Doyon Ltd. has stakes in most of Alaska's key industries

Photo/Melissa Campbell/AJOC
This 2008 photo shows the Doyon Ltd. sign, with the corporation’s headquarters building in the background. Doyon is the Alaska Native regional corporation for Interior Alaska. The organization has business stakes in several of the state’s key industries.
Photo/Melissa Campbell/AJOC

From oil drilling to catering, security, utilities, engineering services, minerals, oil and gas, utilities, tourism and more, Fairbanks-based Doyon Ltd. has a stake in them all.

Doyon is the Alaska Native regional corporation for Interior Alaska and is widely diversified, like many of the Native corporations formed by the 1971 Alaska Native Claims Settlement Act.

Doyon seems in a class by itself, however. In sheer geography, it is the largest of the Native corporations, stretching across a vast area of Alaska’s Interior from the Canadian border in the east almost to Norton Sound in the west, and from the continental divides of the Brooks Range in the north to the Alaska Range in the south.

It has the biggest landholding of any of the Native corporations, at 12.5 million acres. This also makes Doyon one of the largest private landowners in North America.

The corporation is also solidly profitable. Both net and gross revenues are headed in the right direction - up. Phillips said he expects that profits and revenues will be up for the corporation’s most recent financial year when the final review of results is completed.

Because of its land ownership, Doyon has a huge stake in natural resources and, consequently, resource-based industries. Doyon Drilling Inc., for example, is one of the state’s leading oil drilling companies, operating eight highly sophisticated drill rigs on Alaska’s North Slope.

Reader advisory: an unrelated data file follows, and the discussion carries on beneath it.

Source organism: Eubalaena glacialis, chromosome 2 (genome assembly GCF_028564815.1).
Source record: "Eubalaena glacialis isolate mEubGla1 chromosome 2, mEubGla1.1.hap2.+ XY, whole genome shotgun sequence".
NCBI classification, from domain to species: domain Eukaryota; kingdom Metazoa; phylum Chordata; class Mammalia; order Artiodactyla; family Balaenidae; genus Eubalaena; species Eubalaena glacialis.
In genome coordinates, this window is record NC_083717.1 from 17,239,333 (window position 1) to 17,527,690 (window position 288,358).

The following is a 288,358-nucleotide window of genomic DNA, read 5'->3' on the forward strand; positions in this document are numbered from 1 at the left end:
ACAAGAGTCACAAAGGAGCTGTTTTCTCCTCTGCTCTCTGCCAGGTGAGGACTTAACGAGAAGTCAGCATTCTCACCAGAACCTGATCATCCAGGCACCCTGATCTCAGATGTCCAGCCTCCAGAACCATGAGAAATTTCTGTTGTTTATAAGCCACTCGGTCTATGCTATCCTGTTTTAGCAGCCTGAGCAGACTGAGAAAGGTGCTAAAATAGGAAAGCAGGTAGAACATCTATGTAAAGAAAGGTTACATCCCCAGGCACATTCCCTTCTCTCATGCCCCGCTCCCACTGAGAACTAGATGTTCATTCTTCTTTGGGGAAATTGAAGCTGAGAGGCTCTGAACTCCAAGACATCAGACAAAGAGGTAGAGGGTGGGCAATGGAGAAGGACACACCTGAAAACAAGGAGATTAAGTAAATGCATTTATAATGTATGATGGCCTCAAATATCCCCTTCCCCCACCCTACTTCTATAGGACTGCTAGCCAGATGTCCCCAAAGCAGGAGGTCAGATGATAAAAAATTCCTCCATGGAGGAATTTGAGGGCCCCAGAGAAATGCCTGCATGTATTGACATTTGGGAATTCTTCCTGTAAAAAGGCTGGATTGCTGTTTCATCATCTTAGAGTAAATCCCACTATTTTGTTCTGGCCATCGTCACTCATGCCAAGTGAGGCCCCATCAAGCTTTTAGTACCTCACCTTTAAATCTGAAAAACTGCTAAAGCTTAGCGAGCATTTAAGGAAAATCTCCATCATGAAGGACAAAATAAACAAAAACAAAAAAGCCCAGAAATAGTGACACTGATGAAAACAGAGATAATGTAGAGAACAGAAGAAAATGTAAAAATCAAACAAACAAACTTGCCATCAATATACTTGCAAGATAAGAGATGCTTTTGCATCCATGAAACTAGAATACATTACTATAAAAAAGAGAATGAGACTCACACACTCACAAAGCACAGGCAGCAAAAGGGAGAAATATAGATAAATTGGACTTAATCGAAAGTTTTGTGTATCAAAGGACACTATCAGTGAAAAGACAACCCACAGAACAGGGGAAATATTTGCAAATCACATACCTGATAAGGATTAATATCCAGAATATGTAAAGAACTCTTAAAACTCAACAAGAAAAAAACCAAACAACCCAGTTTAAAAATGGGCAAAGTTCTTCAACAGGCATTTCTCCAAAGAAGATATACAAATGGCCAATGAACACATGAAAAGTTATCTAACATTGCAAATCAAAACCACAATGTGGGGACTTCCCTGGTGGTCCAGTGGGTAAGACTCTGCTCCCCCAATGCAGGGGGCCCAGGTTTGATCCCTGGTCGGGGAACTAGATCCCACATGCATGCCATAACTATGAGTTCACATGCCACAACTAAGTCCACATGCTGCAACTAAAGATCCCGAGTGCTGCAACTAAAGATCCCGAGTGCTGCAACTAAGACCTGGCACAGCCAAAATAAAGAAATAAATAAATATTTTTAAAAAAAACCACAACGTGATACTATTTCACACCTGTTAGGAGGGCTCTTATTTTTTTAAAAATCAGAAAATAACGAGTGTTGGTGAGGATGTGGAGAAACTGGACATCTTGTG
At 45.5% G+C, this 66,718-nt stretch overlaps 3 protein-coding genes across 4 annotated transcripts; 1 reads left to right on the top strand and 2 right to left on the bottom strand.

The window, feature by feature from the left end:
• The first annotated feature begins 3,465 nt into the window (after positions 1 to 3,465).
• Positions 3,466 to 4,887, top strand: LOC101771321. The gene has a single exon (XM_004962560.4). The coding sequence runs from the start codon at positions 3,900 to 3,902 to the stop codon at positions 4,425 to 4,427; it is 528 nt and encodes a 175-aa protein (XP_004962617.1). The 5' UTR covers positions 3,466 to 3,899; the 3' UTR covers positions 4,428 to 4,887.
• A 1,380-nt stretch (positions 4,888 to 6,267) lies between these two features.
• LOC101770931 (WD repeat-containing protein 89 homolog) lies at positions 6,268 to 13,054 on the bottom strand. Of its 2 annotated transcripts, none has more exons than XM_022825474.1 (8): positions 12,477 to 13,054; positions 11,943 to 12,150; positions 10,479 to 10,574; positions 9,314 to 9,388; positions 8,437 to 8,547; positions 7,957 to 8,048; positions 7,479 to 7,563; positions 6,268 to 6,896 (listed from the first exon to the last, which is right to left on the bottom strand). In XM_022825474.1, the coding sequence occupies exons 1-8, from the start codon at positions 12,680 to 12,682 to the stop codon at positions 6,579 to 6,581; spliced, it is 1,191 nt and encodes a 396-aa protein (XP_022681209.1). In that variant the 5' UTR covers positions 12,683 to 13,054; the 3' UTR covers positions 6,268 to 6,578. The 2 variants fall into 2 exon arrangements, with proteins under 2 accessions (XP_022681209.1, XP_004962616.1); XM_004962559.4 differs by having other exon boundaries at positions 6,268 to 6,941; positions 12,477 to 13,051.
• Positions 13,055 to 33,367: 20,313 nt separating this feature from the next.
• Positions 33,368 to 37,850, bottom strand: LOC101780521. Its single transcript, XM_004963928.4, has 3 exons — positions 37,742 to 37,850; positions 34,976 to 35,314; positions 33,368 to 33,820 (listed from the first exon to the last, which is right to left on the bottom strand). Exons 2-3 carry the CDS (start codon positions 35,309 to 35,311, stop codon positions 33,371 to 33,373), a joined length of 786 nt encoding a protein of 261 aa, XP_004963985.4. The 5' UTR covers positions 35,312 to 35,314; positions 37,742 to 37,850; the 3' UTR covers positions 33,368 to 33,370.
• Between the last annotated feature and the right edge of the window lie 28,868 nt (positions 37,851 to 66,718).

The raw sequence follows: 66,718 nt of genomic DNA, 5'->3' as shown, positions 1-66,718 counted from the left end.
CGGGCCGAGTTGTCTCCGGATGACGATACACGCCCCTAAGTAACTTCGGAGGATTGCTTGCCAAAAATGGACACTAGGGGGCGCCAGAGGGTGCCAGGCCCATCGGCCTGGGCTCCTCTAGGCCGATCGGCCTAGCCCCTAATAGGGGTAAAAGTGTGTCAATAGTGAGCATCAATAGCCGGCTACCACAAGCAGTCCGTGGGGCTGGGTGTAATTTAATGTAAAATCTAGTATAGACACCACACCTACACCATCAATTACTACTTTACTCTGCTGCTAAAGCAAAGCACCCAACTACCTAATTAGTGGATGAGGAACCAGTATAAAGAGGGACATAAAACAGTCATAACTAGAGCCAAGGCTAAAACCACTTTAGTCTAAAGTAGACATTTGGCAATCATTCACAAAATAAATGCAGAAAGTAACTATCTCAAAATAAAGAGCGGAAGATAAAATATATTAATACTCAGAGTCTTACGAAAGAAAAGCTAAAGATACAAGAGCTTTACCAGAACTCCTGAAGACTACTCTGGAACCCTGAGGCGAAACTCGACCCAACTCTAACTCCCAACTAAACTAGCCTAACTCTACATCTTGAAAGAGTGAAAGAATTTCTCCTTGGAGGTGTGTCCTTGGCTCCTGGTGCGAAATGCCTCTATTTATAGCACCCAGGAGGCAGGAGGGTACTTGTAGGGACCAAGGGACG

A ninth rig, designed to drill shallow heavy oil wells, will be added to Doyon Drilling’s rig fleet next year.

Doyon is one of the state’s major employers. Its companies employ about 3,000 people with 90 percent of these in Alaska.

The corporation has a number of new initiatives underway this year. One of the most significant is the startup of Doyon Utilities, a joint venture formed with local utility Fairbanks Water and Sewer to operate power plants and utilities on three U.S. Army installations in the state; at Fort Wainwright, Fort Richardson and Fort Greely.

“This is a 50-year contract with total revenues of $4 billion over its life, but it will wind up saving the military $800 million,” Phillips said.

Much of the savings will be in new efficiencies in the plants due to investments in upgrades the partners will make.

About $70 million is being invested in modernization this year, in the first life of the contract, Phillips said.

Doyon Universal Services LLC was awarded an extension of its contract with Alyeska Pipeline Service Co. to provide facility management, security and catering services. The company is also providing support this year for the Denali pipeline group, the natural gas pipeline initiative by BP and ConocoPhillips.

This is a long-standing joint venture between the regional corporation and Universal Services. The joint venture is now doing business outside Alaska, including at a Tesoro Petroleum refinery in Washington state. The joint venture hopes to use its oil and gas industry experience to pick up new business in the oil-producing states of Colorado and Wyoming.

Doyon Government Group, an 8(a) contracting company formed in 2003, has picked up support contracts on military bases in Washington state and Hawaii, and hopes to be working soon on similar contracts for other federal agencies. Many Native corporations have subsidiaries recognized as minority-owned contractors under section 8(a) of the federal small business assistance programs.